On November 4, 2014, Polaris Industries received notification from the Texas Department of Motor Vehicles that, despite previous approval, the Slingshot three wheeler would not be allowed to be registered as a motorcycle. This change in classification means that the Slingshot would not be licensable for use on Texas roads because it lacks many features required for classification as an automobile. At issue, according to Polaris, is the definition of a saddle:
“The Texas motorcycle definition refers to a ‘saddle’ which has been interpreted as requiring the seat to be between your legs, which is not the case with Slingshot.” Other than the expected statements of looking ”forward to working with DMV, DPS, the legislature and the Governor’s office to develop an appropriate vehicle classification for Slingshot and operator licensing classification for its drivers,” Polaris has been silent.
Privately, Polaris notified its Slingshot dealers in a confidential internal memo that was leaked to the internet about 10 seconds after it was sent out. This memo gives a tad more information pertinent to the dealers. First, customers who plan to get around Polaris’ withholding of Slingshots from Texas dealers by purchasing one out-of-state will find themselves thwarted when they attempt to register the three-wheeler in Texas. The second takeaway from the memo is that Polaris really has no idea how long this fixing of the vehicle code to make it more Slingshot-friendly will take: “There is no set timeline, though we are exploring multiple avenues to resolve this as quickly and efficiently as possible.”
The manufacturer’s advice for what dealers should say to potential customers was straightforward: If you’ve already made a deposit, hope for the best, and write your state representative. (Or you are entitled to ask for your deposit back, but hang tight, we really are trying to remedy this.) For folks who are anxious to put their money down, the advice is the same as above.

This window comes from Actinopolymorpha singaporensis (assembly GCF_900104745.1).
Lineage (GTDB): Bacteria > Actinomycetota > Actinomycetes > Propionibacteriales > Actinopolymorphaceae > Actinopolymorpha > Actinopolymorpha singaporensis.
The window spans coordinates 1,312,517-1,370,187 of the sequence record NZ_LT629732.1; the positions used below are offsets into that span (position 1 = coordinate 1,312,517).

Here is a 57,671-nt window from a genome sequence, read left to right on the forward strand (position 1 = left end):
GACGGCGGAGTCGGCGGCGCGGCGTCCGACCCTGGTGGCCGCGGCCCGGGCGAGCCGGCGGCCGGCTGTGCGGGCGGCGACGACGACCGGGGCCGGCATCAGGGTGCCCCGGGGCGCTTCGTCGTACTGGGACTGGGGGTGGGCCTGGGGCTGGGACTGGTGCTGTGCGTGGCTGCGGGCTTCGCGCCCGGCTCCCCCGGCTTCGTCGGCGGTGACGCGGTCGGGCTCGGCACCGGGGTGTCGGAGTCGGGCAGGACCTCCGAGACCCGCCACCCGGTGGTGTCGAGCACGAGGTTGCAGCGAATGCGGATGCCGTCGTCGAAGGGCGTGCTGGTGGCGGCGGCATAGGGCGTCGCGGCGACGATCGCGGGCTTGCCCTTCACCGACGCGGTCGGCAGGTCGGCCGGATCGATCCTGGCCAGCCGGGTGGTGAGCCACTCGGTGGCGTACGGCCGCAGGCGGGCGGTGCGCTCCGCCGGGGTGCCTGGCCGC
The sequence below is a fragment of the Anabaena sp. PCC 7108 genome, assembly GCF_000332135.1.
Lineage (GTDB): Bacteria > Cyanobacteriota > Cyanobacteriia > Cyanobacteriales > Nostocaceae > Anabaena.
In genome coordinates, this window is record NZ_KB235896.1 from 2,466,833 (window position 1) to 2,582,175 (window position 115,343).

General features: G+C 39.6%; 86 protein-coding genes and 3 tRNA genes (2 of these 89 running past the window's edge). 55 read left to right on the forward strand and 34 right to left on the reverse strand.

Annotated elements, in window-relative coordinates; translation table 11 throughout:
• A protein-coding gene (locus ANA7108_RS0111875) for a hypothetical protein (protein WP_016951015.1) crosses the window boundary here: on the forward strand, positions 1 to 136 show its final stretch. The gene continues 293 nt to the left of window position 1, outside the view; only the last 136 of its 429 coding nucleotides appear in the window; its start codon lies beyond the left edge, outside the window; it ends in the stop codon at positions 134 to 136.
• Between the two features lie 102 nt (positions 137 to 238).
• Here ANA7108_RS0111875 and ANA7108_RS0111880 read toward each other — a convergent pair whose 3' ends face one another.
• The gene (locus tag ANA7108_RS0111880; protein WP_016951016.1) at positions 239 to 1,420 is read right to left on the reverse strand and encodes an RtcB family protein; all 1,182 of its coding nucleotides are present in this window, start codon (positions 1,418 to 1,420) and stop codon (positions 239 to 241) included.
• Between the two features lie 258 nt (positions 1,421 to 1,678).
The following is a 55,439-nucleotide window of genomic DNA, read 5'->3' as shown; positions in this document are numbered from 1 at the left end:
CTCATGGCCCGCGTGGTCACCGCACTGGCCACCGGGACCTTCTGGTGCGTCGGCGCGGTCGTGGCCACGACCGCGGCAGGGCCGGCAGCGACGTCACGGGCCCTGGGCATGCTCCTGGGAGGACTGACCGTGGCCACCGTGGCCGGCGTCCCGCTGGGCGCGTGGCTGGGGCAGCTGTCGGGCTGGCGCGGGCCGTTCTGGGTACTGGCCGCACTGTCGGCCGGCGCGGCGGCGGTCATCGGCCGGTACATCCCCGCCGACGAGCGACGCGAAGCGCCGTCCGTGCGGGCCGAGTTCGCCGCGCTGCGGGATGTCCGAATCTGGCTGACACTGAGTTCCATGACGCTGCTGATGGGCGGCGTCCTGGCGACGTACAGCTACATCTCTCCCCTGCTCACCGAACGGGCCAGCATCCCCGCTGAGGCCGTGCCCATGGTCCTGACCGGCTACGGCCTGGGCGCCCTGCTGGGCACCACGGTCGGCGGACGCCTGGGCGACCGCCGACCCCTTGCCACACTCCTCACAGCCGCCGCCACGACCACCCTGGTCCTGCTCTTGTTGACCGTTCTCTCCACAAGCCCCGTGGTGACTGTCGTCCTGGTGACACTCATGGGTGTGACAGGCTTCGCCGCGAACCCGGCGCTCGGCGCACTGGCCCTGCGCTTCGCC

The section of the motor vehicle code causing the Slingshot’s trouble can be found in the definition of a motorcycle: “’Motorcycle’ means a motor vehicle designed to propel itself with not more than three wheels in contact with the ground, and having a saddle for the use of the rider.” Yes, the Slingshot’s operator support is really more of a seat a driver sits in than a saddle that the rider sits astride. However, if the issue really is over the definition of the word saddle, Texas’ stance on the Slingshot is confusing since, according to posts by Texans on Slingshot forums, both Morgan and Campagna T-Rex three-wheelers are eligible as motorcycles while still utilizing side-by-side seating.
This seems to mesh with the law governing passengers riding on a motorcycle as outlined on the FindLaw website: “(c) If the motorcycle is designed to carry more than one person, a passenger may ride only on the permanent and regular seat, if designed for two persons, or on another seat firmly attached to the motorcycle behind or to the side of the operator.” Neither of these two vehicles offer saddles in the traditional sense, either.
To verify that both the Morgan and the T-Rex were legal in Texas, we contacted representatives from both companies to get their statements. The Los Angeles rep for Morgan said that the Morgan is 50-state legal and she would hear through her personal customers if they had difficulty licensing a Morgan in Texas. A T-Rex sales representative said the company was in the final stages of penning a contract for their first official dealership in Texas. So, apparently, it’s full speed ahead for T-Rex and its more roadsterish sibling, the V13R, too.